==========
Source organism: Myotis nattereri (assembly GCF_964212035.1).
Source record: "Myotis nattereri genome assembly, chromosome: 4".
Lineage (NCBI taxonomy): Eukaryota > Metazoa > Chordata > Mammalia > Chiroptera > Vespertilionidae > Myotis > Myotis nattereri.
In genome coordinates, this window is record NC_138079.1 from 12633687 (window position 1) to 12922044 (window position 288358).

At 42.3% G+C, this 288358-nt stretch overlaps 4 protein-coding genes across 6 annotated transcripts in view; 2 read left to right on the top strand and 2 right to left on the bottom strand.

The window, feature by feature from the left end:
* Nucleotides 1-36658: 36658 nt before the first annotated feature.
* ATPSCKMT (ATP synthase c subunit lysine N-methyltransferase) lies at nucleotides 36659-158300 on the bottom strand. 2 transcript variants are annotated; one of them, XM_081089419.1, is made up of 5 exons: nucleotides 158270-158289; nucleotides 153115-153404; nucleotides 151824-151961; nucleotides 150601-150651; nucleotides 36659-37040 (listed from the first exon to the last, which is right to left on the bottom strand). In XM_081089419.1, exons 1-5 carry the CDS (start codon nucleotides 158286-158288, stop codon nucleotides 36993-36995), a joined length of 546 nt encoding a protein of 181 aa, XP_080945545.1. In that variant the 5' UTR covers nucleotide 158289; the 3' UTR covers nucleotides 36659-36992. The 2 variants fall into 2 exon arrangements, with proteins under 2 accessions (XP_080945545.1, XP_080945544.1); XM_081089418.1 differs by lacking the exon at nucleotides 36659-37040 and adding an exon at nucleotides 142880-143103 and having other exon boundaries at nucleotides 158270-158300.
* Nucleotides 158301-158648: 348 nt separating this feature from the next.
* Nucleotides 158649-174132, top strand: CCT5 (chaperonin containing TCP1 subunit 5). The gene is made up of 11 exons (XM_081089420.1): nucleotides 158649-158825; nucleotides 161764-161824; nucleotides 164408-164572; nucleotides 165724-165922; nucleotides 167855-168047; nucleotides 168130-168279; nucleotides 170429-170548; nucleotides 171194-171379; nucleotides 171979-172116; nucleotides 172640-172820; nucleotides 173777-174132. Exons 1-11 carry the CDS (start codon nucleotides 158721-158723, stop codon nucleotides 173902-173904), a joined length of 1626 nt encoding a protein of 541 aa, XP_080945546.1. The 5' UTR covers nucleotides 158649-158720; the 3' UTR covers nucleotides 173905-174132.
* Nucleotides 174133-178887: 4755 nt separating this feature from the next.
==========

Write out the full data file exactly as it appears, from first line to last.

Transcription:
Source organism: Myotis nattereri (assembly GCF_964212035.1).
Source record: "Myotis nattereri genome assembly, chromosome: 4".
Lineage (NCBI taxonomy): Eukaryota > Metazoa > Chordata > Mammalia > Chiroptera > Vespertilionidae > Myotis > Myotis nattereri.
In genome coordinates, this window is record NC_138079.1 from 12633687 (window position 1) to 12922044 (window position 288358).

At 42.3% G+C, this 288358-nt stretch overlaps 4 protein-coding genes across 6 annotated transcripts in view; 2 read left to right on the top strand and 2 right to left on the bottom strand.

The window, feature by feature from the left end:
* Nucleotides 1-36658: 36658 nt before the first annotated feature.
* ATPSCKMT (ATP synthase c subunit lysine N-methyltransferase) lies at nucleotides 36659-158300 on the bottom strand. 2 transcript variants are annotated; one of them, XM_081089419.1, is made up of 5 exons: nucleotides 158270-158289; nucleotides 153115-153404; nucleotides 151824-151961; nucleotides 150601-150651; nucleotides 36659-37040 (listed from the first exon to the last, which is right to left on the bottom strand). In XM_081089419.1, exons 1-5 carry the CDS (start codon nucleotides 158286-158288, stop codon nucleotides 36993-36995), a joined length of 546 nt encoding a protein of 181 aa, XP_080945545.1. In that variant the 5' UTR covers nucleotide 158289; the 3' UTR covers nucleotides 36659-36992. The 2 variants fall into 2 exon arrangements, with proteins under 2 accessions (XP_080945545.1, XP_080945544.1); XM_081089418.1 differs by lacking the exon at nucleotides 36659-37040 and adding an exon at nucleotides 142880-143103 and having other exon boundaries at nucleotides 158270-158300.
* Nucleotides 158301-158648: 348 nt separating this feature from the next.
* Nucleotides 158649-174132, top strand: CCT5 (chaperonin containing TCP1 subunit 5). The gene is made up of 11 exons (XM_081089420.1): nucleotides 158649-158825; nucleotides 161764-161824; nucleotides 164408-164572; nucleotides 165724-165922; nucleotides 167855-168047; nucleotides 168130-168279; nucleotides 170429-170548; nucleotides 171194-171379; nucleotides 171979-172116; nucleotides 172640-172820; nucleotides 173777-174132. Exons 1-11 carry the CDS (start codon nucleotides 158721-158723, stop codon nucleotides 173902-173904), a joined length of 1626 nt encoding a protein of 541 aa, XP_080945546.1. The 5' UTR covers nucleotides 158649-158720; the 3' UTR covers nucleotides 173905-174132.
* Nucleotides 174133-178887: 4755 nt separating this feature from the next.